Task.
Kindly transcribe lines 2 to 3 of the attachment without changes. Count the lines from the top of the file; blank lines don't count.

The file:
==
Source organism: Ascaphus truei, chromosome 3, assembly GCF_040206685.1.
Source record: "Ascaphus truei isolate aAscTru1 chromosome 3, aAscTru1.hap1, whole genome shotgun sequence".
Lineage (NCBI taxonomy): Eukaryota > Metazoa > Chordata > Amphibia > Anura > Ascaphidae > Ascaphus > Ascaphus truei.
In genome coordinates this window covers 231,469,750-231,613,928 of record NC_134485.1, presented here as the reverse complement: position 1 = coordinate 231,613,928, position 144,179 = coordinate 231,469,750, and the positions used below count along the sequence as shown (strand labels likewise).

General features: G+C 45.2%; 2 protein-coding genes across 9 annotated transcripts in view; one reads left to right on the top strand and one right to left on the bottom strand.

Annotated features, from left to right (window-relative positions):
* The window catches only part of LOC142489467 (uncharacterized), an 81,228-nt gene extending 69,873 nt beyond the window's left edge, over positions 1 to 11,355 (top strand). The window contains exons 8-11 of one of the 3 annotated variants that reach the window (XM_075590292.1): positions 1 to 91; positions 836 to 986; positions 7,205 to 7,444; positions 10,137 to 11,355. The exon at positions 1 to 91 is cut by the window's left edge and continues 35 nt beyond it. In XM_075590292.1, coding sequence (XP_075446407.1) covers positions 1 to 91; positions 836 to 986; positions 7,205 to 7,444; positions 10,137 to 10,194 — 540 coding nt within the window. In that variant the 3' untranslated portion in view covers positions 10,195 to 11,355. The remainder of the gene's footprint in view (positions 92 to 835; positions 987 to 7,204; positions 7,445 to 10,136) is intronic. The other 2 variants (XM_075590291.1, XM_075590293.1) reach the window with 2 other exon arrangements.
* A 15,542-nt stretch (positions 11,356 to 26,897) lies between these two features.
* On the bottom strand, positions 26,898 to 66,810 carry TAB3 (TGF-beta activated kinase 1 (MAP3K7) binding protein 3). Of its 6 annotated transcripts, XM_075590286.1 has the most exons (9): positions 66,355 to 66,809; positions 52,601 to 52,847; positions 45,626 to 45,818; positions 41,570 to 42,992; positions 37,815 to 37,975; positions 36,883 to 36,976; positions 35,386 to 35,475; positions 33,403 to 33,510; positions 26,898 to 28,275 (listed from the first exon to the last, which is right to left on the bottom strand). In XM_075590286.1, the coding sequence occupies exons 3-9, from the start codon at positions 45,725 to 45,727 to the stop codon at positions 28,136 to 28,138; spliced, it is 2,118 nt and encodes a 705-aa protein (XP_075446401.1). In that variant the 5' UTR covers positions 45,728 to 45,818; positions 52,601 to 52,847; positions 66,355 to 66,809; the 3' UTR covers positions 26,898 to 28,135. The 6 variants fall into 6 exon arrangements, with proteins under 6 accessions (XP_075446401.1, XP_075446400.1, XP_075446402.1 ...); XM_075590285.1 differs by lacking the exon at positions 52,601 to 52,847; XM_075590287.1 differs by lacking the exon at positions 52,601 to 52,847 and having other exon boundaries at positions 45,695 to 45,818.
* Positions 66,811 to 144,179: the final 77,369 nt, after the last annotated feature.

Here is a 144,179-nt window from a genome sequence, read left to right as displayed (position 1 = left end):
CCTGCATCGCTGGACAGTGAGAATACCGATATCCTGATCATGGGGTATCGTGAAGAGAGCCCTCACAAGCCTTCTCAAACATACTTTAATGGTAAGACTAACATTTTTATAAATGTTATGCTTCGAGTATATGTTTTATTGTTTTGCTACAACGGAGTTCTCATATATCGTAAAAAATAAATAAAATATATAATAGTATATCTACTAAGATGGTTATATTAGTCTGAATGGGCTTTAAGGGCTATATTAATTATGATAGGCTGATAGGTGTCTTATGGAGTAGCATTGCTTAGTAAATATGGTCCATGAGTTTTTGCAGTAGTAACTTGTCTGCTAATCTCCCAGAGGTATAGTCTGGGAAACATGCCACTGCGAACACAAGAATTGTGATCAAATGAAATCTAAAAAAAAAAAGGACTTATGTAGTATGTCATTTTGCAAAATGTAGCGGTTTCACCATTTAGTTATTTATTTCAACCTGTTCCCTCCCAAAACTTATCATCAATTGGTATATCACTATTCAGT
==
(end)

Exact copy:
Source record: "Ascaphus truei isolate aAscTru1 chromosome 3, aAscTru1.hap1, whole genome shotgun sequence".
Lineage (NCBI taxonomy): Eukaryota > Metazoa > Chordata > Amphibia > Anura > Ascaphidae > Ascaphus > Ascaphus truei.